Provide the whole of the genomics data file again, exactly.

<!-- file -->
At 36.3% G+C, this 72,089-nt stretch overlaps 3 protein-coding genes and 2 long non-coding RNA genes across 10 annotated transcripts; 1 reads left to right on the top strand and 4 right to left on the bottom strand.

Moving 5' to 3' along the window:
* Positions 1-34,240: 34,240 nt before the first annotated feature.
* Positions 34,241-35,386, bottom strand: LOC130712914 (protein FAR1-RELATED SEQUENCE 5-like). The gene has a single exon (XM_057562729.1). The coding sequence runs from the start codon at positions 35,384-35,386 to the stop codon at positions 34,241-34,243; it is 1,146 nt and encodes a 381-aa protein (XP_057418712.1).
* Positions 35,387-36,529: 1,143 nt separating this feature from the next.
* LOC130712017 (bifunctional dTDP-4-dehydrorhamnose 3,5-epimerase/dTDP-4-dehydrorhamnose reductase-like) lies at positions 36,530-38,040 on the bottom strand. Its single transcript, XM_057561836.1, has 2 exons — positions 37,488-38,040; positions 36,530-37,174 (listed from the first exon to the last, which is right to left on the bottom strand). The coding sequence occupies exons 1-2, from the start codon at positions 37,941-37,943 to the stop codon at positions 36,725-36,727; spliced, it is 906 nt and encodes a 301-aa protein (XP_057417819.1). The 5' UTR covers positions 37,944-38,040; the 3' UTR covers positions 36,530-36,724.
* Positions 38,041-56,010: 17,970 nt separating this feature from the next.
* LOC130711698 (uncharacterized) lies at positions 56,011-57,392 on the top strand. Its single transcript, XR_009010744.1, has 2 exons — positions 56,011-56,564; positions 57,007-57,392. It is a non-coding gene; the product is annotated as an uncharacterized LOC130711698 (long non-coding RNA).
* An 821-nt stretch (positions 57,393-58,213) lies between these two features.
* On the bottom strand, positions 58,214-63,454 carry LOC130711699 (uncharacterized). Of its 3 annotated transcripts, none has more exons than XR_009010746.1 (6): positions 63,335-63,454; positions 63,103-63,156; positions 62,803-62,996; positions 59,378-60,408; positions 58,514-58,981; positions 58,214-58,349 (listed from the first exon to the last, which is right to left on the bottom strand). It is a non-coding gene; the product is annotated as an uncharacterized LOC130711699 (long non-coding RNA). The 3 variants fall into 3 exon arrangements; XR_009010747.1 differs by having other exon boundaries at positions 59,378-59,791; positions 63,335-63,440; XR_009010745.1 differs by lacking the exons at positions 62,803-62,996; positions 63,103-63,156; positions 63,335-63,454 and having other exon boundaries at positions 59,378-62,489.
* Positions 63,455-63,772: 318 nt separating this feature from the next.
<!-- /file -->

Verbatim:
At 36.3% G+C, this 72,089-nt stretch overlaps 3 protein-coding genes and 2 long non-coding RNA genes across 10 annotated transcripts; 1 reads left to right on the top strand and 4 right to left on the bottom strand.

Moving 5' to 3' along the window:
* Positions 1-34,240: 34,240 nt before the first annotated feature.
* Positions 34,241-35,386, bottom strand: LOC130712914 (protein FAR1-RELATED SEQUENCE 5-like). The gene has a single exon (XM_057562729.1). The coding sequence runs from the start codon at positions 35,384-35,386 to the stop codon at positions 34,241-34,243; it is 1,146 nt and encodes a 381-aa protein (XP_057418712.1).
* Positions 35,387-36,529: 1,143 nt separating this feature from the next.
* LOC130712017 (bifunctional dTDP-4-dehydrorhamnose 3,5-epimerase/dTDP-4-dehydrorhamnose reductase-like) lies at positions 36,530-38,040 on the bottom strand. Its single transcript, XM_057561836.1, has 2 exons — positions 37,488-38,040; positions 36,530-37,174 (listed from the first exon to the last, which is right to left on the bottom strand). The coding sequence occupies exons 1-2, from the start codon at positions 37,941-37,943 to the stop codon at positions 36,725-36,727; spliced, it is 906 nt and encodes a 301-aa protein (XP_057417819.1). The 5' UTR covers positions 37,944-38,040; the 3' UTR covers positions 36,530-36,724.
* Positions 38,041-56,010: 17,970 nt separating this feature from the next.
* LOC130711698 (uncharacterized) lies at positions 56,011-57,392 on the top strand. Its single transcript, XR_009010744.1, has 2 exons — positions 56,011-56,564; positions 57,007-57,392. It is a non-coding gene; the product is annotated as an uncharacterized LOC130711698 (long non-coding RNA).
* An 821-nt stretch (positions 57,393-58,213) lies between these two features.
* On the bottom strand, positions 58,214-63,454 carry LOC130711699 (uncharacterized). Of its 3 annotated transcripts, none has more exons than XR_009010746.1 (6): positions 63,335-63,454; positions 63,103-63,156; positions 62,803-62,996; positions 59,378-60,408; positions 58,514-58,981; positions 58,214-58,349 (listed from the first exon to the last, which is right to left on the bottom strand). It is a non-coding gene; the product is annotated as an uncharacterized LOC130711699 (long non-coding RNA). The 3 variants fall into 3 exon arrangements; XR_009010747.1 differs by having other exon boundaries at positions 59,378-59,791; positions 63,335-63,440; XR_009010745.1 differs by lacking the exons at positions 62,803-62,996; positions 63,103-63,156; positions 63,335-63,454 and having other exon boundaries at positions 59,378-62,489.
* Positions 63,455-63,772: 318 nt separating this feature from the next.